Watch the CBS News Digital documentary "Jailed for Abortion in El Salvador" in the video player above.
Abortion has been banned in El Salvador since 1998, and more than 140 women accused of terminating their pregnancy have been jailed — with sentences of up to 35 years. Many of the women say they were. CBS News reporter Kate Smith traveled to El Salvador with producers Gilad Thaler and Alex Pena to investigate.
Three hours outside of San Salvador, down a rocky path, lies a modest house with a tin roof. The floors are bare, and the only adornments on the walls are a few framed photographs.
"That's my daughter. That's her. That's Manuela," said Carmen, whose daughter was nearly seven months pregnant when she miscarried at home.
They called for an ambulance, and at the hospital she was accused of abortion, prompting an investigation at her home.
"The whole place was full of cops," Carmen recalled. Manuela was convicted of aggravated homicide and sentenced to 30 years in prison. Behind bars, in 2010, Manuela died of lymphoma.
Thomas, Manuela's oldest son, walked up the hill behind the family home toward a flat gray stone that bore his mother's name.
"Sometimes abortion isn't voluntary," he said. "My mother was sick."
There are no exceptions to El Salvador's strict abortion laws, which were adopted with the backing of the country's powerful Roman Catholic Church and declare that "life begins at conception."
"It happened six weeks before my due date," said Jacqueline, one of 14 women at Izalco women's prison accused of violating the ban on abortion. "I felt my womb. I felt in my womb that now there was nothing there." Jacqueline said it was a miscarriage, but on the way to the hospital she found out over the police radio that she was being detained for attempted homicide — for abortion.
Jacqueline was sentenced to 15 years in prison. She has not been able to see her first child since being incarcerated, more than 8 years ago. "I don't even know what he will look like," Jaqueline said. "He won't be a kid anymore when I see him. He'll be a young man."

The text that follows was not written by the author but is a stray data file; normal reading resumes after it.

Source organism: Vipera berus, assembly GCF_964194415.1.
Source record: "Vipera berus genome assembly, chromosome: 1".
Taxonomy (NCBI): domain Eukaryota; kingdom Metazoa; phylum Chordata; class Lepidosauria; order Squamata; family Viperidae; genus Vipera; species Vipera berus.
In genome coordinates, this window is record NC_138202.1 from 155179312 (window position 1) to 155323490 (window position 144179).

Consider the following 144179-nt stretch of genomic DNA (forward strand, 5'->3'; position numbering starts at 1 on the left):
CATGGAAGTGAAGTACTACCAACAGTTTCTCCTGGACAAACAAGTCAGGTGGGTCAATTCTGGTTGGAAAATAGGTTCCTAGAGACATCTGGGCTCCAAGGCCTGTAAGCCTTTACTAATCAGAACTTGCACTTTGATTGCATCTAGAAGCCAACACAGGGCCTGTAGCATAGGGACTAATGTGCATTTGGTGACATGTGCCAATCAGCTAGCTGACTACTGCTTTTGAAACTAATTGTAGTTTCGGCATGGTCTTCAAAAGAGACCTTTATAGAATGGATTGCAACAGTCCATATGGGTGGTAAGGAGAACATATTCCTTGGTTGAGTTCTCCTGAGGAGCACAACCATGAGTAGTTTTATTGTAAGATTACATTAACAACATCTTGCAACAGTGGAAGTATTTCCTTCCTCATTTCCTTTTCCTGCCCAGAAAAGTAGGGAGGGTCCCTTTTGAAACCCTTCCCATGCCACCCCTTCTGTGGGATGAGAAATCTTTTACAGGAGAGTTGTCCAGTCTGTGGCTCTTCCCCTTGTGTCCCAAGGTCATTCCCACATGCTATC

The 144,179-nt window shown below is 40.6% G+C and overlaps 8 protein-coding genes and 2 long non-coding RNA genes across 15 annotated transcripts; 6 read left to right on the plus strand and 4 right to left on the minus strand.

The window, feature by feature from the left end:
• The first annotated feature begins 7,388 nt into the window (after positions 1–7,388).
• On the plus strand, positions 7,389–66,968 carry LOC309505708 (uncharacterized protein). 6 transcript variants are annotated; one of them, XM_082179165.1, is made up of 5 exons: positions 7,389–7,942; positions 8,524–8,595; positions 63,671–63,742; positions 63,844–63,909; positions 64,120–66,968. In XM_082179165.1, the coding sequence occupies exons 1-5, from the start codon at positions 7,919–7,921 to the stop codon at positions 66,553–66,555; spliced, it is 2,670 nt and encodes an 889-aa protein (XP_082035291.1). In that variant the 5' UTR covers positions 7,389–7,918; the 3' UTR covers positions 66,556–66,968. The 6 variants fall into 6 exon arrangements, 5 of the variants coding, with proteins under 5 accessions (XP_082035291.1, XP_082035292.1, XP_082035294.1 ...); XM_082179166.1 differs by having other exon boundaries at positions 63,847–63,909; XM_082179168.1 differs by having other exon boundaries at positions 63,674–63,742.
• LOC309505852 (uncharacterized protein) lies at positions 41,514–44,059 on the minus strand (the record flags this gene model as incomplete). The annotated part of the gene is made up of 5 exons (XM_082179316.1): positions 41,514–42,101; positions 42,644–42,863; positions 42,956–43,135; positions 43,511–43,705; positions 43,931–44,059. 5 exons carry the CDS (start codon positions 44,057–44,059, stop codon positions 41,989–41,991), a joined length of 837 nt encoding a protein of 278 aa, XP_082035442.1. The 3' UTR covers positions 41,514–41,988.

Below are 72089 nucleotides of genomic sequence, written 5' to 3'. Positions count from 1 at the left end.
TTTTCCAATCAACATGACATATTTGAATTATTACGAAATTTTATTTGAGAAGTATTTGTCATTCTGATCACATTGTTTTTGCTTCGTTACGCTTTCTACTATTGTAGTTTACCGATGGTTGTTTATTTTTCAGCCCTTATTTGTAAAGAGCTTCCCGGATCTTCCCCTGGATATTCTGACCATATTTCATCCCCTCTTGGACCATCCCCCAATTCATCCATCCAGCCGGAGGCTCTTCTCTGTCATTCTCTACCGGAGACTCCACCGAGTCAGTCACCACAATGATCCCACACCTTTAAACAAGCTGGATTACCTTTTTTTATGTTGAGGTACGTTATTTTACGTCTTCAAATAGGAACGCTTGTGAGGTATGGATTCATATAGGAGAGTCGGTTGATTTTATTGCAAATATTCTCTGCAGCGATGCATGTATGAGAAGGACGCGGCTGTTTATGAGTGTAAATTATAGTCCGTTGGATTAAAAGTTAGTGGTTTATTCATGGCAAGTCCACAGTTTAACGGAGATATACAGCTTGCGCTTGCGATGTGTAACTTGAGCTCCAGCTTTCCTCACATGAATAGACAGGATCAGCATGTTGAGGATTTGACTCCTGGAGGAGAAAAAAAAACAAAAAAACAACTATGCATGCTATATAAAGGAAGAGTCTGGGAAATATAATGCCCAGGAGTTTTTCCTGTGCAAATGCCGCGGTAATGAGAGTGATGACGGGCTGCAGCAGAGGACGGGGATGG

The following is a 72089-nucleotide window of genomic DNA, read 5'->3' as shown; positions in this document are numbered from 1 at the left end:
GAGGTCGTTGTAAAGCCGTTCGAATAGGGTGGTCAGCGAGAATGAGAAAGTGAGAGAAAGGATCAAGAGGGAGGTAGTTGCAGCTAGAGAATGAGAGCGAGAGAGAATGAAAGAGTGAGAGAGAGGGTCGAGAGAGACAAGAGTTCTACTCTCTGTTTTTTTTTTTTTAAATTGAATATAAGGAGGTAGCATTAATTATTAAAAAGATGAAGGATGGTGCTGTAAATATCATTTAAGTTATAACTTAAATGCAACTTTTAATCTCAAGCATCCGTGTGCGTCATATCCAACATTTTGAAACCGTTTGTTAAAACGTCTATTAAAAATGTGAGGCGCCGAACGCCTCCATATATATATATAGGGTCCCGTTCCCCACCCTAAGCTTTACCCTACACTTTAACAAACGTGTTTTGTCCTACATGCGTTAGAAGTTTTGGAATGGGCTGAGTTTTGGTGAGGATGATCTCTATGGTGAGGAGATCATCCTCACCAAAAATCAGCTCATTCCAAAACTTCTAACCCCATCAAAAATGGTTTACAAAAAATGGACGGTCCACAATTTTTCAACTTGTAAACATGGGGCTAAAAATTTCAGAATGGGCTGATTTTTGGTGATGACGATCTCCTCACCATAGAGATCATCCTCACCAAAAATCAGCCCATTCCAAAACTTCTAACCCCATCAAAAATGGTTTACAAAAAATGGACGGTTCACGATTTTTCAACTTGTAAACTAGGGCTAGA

Kenia was 17 when she got pregnant, and she said she later miscarried. She was sentenced to 30 years in prison. "I feel outraged, to be honest. The laws here are too harsh," she said.
Doctors see the impact of the strict abortion law firsthand. "If we don't have all the options that we can offer to our patients, we're not doing right medicine, right practice," said Dr. Ronald Lopez, an OB-GYN in the maternity ward of the National Women's Hospital in San Salvador.
Lopez said he had a case of a woman with heart disease whose pregnancy put her life at risk. "We knew that the woman could die if the pregnancy was allowed," he said. "So, we couldn't make the abortion, so the woman died about nine weeks later. And the baby, too."
The Center for Reproductive Rights estimates about 5,000 abortion procedures are performed every year on El Salvador's black market.
Lopez said he believes that lifting the abortion ban would not change the number of abortions in the country, but would directly lower the mortality rate associated with illegal abortion — which the World Health Organization estimates at about 11%.
One doctor who provides abortions despite the legal risk said he offers the procedure to help the women. "If those of us who are technically trained don't help, women will have to go elsewhere. They will go to people who have no experience or training. They will always seek solutions in the black market."
This doctor, who spoke with CBS News on the condition of anonymity, said he believed the laws in the country needed amending. "For the benefit of women, the law should change. The gang violence in our society is horrendous. I've seen fathers bringing their teenage daughters, taken by force, raped by gang leaders and left pregnant."
Despite the country's harsh laws, more than 40 women accused of abortion have been released from prison. The Supreme Court commuted Theodora Vasquez's sentence in 2018 after she'd served 10 years and 7 months of her 30-year term, citing "reasons of justice and fairness," BBC News reported.
"It was as if the world had crumbled down on me," Vasquez recalled about the moment she was convicted. "It wasn't just the sentence. I was grieving on the inside and couldn't get it out. I had just lost my baby."
Vasquez now works at a home for women like her who have been released from prison. She said life outside of jail remains difficult for those accused of abortion. "Society sees us as killers. But they don't know our reality."